Teaching Note for Merrimack Tractors and Mowers, Inc.: LIFO or FIFO
Chapman, Craig, Sharon M. Bruns, William E. Bruns and Susan Harmeling
In 2008 Merrimack Tractors and Mowers finds itself in a situation where product manufacturing costs are increasing faster than competitors’ costs, and as a result earnings are likely to fall below those reported in 2007. The company president and the company controller have discussed this problem, and the controller has mentioned the idea that if the company changed from LIFO to FIFO it might be possible to maintain earnings growth in 2008. He prepared a memo to the president explaining how inventory flow assumptions work and provides pro-forma income statements that show that for one product (reel mower units) adopting FIFO would allow Merrimack to report higher income in 2008 than it did in 2007, but higher income taxes would have to be paid.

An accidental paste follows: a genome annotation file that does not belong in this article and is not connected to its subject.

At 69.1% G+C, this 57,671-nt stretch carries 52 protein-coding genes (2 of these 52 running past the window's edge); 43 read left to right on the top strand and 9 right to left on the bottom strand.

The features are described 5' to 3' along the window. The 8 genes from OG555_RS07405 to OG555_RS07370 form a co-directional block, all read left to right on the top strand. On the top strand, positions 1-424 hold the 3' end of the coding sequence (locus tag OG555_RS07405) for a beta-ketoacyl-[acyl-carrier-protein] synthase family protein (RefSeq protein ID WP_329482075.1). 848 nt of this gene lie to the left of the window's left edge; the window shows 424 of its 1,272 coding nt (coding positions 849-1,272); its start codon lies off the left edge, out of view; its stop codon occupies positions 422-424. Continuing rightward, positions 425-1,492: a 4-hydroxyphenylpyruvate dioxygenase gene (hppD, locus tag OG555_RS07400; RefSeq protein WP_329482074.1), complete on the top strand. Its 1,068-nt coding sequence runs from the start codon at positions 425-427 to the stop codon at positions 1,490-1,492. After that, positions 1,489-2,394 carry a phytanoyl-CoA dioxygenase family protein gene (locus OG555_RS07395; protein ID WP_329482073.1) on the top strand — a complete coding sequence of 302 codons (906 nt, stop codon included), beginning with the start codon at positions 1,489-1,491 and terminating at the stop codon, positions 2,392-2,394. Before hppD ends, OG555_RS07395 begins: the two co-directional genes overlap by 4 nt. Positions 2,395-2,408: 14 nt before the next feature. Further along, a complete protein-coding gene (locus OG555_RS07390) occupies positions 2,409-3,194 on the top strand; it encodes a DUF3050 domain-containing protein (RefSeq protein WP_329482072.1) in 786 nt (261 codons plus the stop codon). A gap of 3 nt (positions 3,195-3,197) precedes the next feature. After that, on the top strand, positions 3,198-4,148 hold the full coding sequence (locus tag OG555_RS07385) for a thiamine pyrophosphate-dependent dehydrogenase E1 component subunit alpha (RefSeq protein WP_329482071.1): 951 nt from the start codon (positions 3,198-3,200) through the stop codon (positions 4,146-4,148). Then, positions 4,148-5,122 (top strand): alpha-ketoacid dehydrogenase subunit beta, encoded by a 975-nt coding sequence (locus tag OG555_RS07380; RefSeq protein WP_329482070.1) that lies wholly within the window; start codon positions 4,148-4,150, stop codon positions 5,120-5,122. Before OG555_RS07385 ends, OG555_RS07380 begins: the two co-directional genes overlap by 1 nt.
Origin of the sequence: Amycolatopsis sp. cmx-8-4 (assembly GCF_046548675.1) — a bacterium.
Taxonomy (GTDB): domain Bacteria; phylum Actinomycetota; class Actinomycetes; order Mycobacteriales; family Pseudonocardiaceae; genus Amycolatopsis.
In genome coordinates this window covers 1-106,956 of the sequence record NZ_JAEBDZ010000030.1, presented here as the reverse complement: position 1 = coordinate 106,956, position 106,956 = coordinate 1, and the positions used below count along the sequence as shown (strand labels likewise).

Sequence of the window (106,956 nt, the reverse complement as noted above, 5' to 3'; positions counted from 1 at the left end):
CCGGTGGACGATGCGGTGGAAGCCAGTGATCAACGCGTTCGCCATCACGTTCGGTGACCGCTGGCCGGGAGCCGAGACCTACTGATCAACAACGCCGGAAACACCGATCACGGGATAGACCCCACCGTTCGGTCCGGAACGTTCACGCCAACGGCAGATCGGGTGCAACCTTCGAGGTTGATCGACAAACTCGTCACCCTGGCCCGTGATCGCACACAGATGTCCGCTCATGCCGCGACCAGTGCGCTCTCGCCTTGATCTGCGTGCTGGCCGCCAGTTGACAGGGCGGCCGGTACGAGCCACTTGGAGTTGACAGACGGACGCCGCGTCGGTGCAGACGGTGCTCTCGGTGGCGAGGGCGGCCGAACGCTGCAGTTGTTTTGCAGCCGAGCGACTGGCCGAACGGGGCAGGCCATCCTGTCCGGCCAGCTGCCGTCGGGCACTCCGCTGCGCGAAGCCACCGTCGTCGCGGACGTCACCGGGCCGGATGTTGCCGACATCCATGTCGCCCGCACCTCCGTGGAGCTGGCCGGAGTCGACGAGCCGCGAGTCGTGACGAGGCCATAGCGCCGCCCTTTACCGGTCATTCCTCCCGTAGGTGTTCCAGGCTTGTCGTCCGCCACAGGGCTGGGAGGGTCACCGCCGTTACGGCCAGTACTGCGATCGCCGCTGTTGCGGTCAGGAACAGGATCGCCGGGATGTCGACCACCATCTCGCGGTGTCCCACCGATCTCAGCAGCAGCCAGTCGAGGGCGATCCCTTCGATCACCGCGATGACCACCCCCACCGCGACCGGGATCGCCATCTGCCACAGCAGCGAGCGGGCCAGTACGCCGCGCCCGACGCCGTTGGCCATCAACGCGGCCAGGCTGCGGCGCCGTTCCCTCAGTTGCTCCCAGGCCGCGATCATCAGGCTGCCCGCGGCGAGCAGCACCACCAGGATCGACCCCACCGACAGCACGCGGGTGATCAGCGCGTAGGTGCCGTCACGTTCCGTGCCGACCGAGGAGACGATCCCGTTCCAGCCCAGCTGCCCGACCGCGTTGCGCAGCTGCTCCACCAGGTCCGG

The case is designed to be used in an introductory financial accounting course to explore the differential effects of LIFO and FIFO accounting on inventory valuation. Discussions can also explore the ethical questions which may arise as managers consider changes in accounting policies.
Chapman, Craig, Sharon M. Bruns, William E. Bruns and Susan Harmeling. 2008. Teaching Note for Merrimack Tractors and Mowers, Inc.: LIFO or FIFO. Boston: Harvard Business Publishing, Case 3219.